What’s in the words

We visited the National Gallery of Scotland in Edinburgh during the Festival. The theme was how art in the 18h and 19th Centuries began to focus on the mundane, epitomised by Pissarro’s praise of the humble cabbage. This poem sprang from that.



If you listen to the fashionistas of the modern culinary arts,

When they describe perfect roasts or sumptuous lemon tarts,

You’ll hear their words of praise for all those fruits and meat

And how to meld their flavours, comingling savoury with sweet.


And even though they often play an important supporting role,

The humble vegetable is still more courtesan than prole.

The muscular potato or statuesque carrot

Are stables of the table, more often praised than not.


But down amongst the also rans, the forgotten men of food

Whose highest praise is usually ‘Eat up, they’ll do you good’

Besides that distorted vege-beast, the emblem of our drab age

Reviled at school, the pauper’s feast, there rests the simple cabbage.


Let us look beyond this unfairly labelled legume

And restore it to its rightful place where it once more may bloom

Like a cleaned, restored Old Master, a refurbished classic car

As good as oil of castor, the five star brassica.


Some may moan and cry for help

And groan out loud if offered kelp.

While others quail, and kick and shout

And turn quite pale, at the thought of sprouts.

And then there’s those, who duck and cower

And turn up their nose at the cauliflower.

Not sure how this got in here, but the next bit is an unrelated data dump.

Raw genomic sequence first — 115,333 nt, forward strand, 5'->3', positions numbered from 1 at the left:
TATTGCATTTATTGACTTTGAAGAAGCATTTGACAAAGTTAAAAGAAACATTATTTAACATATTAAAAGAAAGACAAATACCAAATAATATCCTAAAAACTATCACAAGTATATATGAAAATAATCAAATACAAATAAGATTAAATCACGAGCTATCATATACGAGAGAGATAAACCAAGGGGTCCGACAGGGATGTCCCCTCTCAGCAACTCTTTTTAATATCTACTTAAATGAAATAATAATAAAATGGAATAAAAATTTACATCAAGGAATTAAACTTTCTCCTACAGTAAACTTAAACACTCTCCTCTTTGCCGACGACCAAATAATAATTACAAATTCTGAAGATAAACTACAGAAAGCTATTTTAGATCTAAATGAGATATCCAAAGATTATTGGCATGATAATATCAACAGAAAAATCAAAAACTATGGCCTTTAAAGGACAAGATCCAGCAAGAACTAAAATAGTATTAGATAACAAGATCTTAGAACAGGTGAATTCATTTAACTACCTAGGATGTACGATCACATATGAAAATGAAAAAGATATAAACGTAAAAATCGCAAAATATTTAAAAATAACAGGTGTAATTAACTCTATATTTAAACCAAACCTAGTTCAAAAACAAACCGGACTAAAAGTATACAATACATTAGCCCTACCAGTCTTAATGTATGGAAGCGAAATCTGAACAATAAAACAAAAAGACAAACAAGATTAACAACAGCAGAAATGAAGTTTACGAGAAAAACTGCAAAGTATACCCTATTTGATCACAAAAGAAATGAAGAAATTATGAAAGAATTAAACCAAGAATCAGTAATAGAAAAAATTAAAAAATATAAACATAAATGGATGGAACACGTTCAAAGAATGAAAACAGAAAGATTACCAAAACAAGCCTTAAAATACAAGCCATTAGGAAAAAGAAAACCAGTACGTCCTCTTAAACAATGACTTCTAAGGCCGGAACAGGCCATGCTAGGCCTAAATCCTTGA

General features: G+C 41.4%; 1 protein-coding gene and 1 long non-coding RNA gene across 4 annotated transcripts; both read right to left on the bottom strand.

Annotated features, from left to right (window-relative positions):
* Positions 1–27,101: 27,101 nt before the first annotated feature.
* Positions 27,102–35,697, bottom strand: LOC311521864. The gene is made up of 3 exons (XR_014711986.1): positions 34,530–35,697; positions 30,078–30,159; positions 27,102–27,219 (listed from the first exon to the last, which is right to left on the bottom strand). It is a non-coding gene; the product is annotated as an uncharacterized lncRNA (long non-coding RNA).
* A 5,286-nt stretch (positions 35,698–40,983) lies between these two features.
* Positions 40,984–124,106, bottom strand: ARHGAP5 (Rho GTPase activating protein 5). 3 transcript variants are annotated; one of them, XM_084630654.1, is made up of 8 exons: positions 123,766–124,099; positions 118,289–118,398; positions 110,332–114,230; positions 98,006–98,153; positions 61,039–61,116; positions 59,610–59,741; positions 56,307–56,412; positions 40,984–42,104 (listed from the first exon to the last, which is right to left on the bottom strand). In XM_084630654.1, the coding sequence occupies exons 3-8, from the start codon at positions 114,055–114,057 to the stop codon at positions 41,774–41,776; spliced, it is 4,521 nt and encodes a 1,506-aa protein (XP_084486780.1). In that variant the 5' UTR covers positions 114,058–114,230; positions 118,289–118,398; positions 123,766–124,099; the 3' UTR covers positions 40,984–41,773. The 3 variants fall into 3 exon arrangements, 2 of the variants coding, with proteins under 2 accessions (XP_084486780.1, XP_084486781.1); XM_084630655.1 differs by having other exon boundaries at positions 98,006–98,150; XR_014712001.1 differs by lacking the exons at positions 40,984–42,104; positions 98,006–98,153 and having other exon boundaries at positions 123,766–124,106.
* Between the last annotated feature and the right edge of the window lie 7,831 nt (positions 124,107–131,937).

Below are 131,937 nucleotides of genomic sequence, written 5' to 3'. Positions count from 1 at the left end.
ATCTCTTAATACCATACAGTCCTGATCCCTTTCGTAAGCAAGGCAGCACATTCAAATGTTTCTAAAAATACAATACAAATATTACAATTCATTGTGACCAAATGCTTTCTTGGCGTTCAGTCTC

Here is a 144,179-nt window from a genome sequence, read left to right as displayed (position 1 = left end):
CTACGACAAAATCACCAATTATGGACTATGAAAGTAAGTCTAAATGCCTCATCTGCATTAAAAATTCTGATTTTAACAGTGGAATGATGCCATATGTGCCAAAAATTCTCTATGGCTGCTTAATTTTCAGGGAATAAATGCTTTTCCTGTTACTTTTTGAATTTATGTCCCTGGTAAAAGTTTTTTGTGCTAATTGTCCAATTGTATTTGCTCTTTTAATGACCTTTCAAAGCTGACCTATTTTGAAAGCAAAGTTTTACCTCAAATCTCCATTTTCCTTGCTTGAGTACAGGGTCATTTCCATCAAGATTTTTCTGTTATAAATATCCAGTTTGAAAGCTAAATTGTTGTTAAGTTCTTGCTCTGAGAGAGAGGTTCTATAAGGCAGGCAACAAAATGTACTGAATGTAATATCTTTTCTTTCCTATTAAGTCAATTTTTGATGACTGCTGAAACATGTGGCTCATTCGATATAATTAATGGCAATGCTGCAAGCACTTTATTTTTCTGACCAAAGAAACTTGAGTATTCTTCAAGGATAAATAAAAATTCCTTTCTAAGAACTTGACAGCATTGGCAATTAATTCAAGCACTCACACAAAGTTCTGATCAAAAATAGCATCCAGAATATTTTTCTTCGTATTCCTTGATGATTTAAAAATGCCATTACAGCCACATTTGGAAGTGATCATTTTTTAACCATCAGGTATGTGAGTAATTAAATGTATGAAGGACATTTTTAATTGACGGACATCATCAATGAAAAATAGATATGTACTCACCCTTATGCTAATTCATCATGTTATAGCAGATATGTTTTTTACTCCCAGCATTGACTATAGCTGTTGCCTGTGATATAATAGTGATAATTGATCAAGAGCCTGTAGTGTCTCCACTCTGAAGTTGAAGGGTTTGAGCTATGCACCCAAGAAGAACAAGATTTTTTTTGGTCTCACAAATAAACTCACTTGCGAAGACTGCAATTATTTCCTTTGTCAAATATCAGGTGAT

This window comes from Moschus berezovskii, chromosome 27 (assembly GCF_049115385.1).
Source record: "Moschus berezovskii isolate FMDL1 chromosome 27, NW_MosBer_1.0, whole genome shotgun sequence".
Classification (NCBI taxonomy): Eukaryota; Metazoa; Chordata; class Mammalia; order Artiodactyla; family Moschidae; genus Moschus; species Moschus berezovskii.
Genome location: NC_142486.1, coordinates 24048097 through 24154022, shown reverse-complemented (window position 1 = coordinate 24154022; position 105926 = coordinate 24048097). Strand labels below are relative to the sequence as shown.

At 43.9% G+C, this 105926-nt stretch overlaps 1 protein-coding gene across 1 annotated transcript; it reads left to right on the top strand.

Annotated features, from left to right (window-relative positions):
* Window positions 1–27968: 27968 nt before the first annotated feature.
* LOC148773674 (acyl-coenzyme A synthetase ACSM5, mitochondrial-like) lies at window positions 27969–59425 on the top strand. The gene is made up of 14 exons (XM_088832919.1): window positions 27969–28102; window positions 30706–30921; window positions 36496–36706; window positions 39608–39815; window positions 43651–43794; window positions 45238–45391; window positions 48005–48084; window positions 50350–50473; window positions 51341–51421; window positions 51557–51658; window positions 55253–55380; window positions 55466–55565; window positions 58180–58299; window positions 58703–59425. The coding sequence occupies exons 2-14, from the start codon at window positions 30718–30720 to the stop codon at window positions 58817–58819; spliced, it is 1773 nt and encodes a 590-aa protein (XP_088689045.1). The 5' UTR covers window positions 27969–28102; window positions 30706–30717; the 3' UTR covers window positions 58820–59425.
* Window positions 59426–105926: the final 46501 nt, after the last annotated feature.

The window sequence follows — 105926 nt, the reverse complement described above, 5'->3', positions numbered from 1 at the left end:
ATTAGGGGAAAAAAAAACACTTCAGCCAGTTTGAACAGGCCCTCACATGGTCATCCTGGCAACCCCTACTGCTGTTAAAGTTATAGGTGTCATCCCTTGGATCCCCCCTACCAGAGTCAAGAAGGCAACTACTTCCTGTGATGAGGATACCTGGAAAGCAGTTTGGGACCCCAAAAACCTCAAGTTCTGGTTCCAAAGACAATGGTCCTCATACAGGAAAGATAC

And this same team will not risk the mockery

Of being seen enjoying broccoli.


But there are men, free men prepared to stand

And defend, till death, these fruits of our land.

Monet, Renoir, the bearded Pissarro

They didn’t paint the pea or the marrow.


No, for them, there was no finer joy

Than to fix, on canvas, the sweet green savoy.

About TanGental

My name is Geoff Le Pard. Once I was a lawyer; now I am a writer. I've published several books: a four book series following Harry Spittle as he grows from hapless student to hapless partner in a London law firm; four others in different genres; a book of poetry; four anthologies of short fiction; and a memoir of my mother. I have several more in the pipeline. I have been blogging regularly since 2014, on topic as diverse as: poetry based on famous poems; memories from my life; my garden; my dog; a whole variety of short fiction; my attempts at baking and food; travel and the consequent disasters; theatre, film and book reviews; and the occasional thought piece. Mostly it is whatever takes my fancy. I avoid politics, mostly, and religion, always. I don't mean to upset anyone but if I do, well, sorry and I suggest you go elsewhere. These are my thoughts and no one else is to blame. If you want to nab anything I post, please acknowledge where it came from.
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7 Responses to What’s in the words

  1. trifflepudling says:

    Not being a huge veg fan, they do often look wonderful in art, though. Love carrots, and here’s a great carrot site, showing them in fine art. V interesting and fun.
    Nice poem, thanks!

    Liked by 1 person

  2. noelleg44 says:

    Love to eat ’em, not so keen on viewing those fruits and veggies in art. They just sit there. THIS was brilliant!

    Liked by 1 person

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